One might expect this to have happened sooner or with greater frequency, given the poor security measures taken at the state's "most secure" facility. Despite their charges, however, I suspect that most of the students would have come to this teacher's defense if they had been present when it happened - they not only value their educational opportunities and appreciate the people who offer them, they also know this whole incident will keep educators and other civilians away for years to come, now.
Seems like any dummy in the Governor's office can take one good look and advise the AZ DOC director that Warden Credio is putting female staff and volunteers at risk by leaving them alone in classrooms full of sex offenders with no surveillance (or even pepper spray, until now), but in the aftermath of this rape report going national in June, the Arizona Occupational Safety and Health Administration has decided to conduct an investigation into staff safety at Eyman. I guess Arizona wants the nation to know that we take rape seriously here - we do if it happens to anyone other than a prisoner, at least. We refuse to abide by the federal Prison Rape Elimination Act, which should tell you something about how else we treat our prisoners.
Unfortunately, OSHA never investigates when prisoners are assaulted or injured on the job because prisoners are technically slaves of the state, or this might have been prevented. If ANYONE other than the DOC investigated prisoner assaults and deaths (and had authority to change things there), they would have most certainly required additional safety measures to be taken at Eyman and elsewhere.
In fact, the whole system would be safer to work and be confined in than it is now if someone from outside of it - like the legislature or auditor general's office -took a good close look at how it's being run. Makes you wonder where that billion dollar budget is being spent, since it clearly isn't going into facility repairs, surveillance cameras, security personnel, health care, psychiatric treatment, or substance abuse programs. (Hmm. I'd love to see DOC administrator's expense accounts and departmental credit cards...)
Needless to say, mainstream media has been rather critical of the AZ DOC over this, to which the director felt compelled to respond last week. It was such classic bureaucratic BS that I'm posting it below - along with the comment I left at the end of the article. Go to the source for the other remarks, including those by former Eyman Deputy Warden Carl Toersbijns...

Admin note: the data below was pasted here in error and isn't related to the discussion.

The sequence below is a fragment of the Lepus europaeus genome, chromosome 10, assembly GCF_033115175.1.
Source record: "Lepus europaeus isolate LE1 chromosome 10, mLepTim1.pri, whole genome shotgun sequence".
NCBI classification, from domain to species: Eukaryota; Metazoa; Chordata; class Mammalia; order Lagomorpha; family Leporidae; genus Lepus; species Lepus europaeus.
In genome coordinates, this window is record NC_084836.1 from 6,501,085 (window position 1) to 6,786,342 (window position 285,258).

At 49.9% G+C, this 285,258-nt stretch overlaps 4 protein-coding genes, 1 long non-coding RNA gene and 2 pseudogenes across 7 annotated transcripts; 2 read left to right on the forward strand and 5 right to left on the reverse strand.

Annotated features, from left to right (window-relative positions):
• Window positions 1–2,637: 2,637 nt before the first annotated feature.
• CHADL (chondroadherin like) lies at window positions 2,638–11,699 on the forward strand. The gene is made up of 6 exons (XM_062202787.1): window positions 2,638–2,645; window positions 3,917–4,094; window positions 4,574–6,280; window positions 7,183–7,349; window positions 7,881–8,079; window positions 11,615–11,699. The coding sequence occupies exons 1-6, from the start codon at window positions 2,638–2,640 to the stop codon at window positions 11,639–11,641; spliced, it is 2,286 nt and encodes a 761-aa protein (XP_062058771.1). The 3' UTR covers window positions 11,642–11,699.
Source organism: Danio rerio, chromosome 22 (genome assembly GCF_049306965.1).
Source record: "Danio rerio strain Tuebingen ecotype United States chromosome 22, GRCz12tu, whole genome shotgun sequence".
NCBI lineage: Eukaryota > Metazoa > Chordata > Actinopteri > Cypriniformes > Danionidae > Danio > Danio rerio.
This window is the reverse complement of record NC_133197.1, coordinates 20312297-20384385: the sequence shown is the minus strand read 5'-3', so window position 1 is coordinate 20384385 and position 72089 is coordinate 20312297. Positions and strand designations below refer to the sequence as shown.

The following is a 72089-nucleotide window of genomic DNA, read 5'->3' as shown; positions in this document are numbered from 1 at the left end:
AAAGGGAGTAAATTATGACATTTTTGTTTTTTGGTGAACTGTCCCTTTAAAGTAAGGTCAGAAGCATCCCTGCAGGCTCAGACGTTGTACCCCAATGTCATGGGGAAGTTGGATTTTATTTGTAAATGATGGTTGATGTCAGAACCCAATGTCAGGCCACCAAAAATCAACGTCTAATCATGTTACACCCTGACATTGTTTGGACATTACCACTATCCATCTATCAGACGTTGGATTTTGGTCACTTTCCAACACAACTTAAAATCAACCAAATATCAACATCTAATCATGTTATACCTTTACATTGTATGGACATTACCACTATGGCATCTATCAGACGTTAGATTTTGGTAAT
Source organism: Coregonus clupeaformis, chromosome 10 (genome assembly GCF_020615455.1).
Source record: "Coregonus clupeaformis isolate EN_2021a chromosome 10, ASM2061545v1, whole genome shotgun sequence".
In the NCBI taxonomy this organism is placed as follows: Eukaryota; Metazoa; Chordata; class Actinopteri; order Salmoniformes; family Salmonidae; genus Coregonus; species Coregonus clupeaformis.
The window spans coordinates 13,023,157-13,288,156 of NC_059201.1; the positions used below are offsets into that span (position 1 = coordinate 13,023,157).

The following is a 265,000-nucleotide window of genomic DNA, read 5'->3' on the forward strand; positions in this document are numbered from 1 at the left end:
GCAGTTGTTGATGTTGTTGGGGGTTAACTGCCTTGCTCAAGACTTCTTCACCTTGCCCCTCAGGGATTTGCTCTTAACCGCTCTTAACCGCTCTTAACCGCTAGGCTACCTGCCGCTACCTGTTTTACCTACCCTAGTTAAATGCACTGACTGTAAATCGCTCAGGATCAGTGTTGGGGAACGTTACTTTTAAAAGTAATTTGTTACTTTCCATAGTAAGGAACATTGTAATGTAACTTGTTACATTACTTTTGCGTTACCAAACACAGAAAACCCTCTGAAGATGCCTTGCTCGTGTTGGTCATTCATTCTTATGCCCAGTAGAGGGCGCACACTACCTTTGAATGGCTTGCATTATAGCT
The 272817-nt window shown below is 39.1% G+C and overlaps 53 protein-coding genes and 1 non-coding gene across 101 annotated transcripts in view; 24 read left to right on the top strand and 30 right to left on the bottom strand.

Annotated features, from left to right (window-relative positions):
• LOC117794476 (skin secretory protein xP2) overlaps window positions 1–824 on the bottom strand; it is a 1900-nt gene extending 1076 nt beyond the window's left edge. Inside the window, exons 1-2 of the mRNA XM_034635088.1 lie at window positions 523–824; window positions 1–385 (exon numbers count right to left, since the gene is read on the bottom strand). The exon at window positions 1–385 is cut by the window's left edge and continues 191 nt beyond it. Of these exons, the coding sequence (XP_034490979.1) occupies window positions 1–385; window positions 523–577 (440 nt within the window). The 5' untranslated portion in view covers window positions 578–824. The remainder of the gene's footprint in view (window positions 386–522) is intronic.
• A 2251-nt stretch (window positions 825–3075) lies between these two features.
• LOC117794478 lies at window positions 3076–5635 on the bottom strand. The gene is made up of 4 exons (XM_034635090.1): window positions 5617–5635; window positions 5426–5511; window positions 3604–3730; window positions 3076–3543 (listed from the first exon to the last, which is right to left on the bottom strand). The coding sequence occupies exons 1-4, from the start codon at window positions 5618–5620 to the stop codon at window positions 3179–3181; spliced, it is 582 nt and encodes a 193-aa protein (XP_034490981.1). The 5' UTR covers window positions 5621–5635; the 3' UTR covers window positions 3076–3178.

Prisons director: Actually, we do take rape seriously
Charles L. Ryan, AZ I See It 5:50 p.m. MST July 2, 2014
Regarding what I believe to be a misrepresentation of the Arizona Department of Corrections' response to an assault on one of its own employees, ("Is rape an acceptable risk for teachers? We think not," Editorial, Saturday):
On Jan. 30, a staff member at the Eyman corrections complex in Florence was brutally assaulted by an inmate. As the Department of Corrections reported in news releases that day and the following, a criminal investigation was immediately launched with the goal of pursuing prosecution of the inmate suspect to the fullest extent. In May, the inmate was indicted by a grand jury on charges including sexual assault, kidnapping and aggravated assault with a deadly weapon.
Contrary to The Republic editorial board's assertion of indifference, every assault against staff and inmates is reviewed extensively and thoroughly investigated. In fact, when I returned as director in January of 2009, I changed the previous policy and ordered that all physical actions taken by inmates against staff or other inmates be reported and investigated, whether an injury occurred or not. This sends the strong message that every assault is intolerable.
Obviously, this incident at Eyman was a despicable and cowardly act — a fact clearly stated by this department when the documents from the criminal investigation were released to the news media.
But an Associated Press story published June 22 in The Arizona Republic indicated, "Prison officials dismissed the concerns. They say assault is a risk that comes with the job of overseeing violent inmates." This is not a department quote. It's the description by the AP reporter.
Department practice is quite the opposite. Staff and inmate safety is our highest priority — a fact reflected and borne out by ongoing training and assessment of security protocols. Significant focus is given to ensuring that all staff remain vigilant that any inmate, regardless of custody level or prior criminal history, can turn violent.